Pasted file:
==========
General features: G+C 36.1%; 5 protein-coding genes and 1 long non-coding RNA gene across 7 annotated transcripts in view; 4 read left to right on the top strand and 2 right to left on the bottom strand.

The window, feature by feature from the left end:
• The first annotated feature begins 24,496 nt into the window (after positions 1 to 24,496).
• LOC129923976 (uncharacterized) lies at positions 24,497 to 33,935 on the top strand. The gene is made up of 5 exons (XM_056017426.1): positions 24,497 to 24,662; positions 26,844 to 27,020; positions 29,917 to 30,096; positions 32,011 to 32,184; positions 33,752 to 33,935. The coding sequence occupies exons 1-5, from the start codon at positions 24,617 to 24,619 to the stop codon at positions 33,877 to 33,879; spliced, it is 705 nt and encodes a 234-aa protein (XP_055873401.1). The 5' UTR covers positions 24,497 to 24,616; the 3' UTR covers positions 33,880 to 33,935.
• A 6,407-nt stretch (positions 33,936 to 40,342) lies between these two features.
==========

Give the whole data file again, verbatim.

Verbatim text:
General features: G+C 36.1%; 5 protein-coding genes and 1 long non-coding RNA gene across 7 annotated transcripts in view; 4 read left to right on the top strand and 2 right to left on the bottom strand.

The window, feature by feature from the left end:
• The first annotated feature begins 24,496 nt into the window (after positions 1 to 24,496).
• LOC129923976 (uncharacterized) lies at positions 24,497 to 33,935 on the top strand. The gene is made up of 5 exons (XM_056017426.1): positions 24,497 to 24,662; positions 26,844 to 27,020; positions 29,917 to 30,096; positions 32,011 to 32,184; positions 33,752 to 33,935. The coding sequence occupies exons 1-5, from the start codon at positions 24,617 to 24,619 to the stop codon at positions 33,877 to 33,879; spliced, it is 705 nt and encodes a 234-aa protein (XP_055873401.1). The 5' UTR covers positions 24,497 to 24,616; the 3' UTR covers positions 33,880 to 33,935.
• A 6,407-nt stretch (positions 33,936 to 40,342) lies between these two features.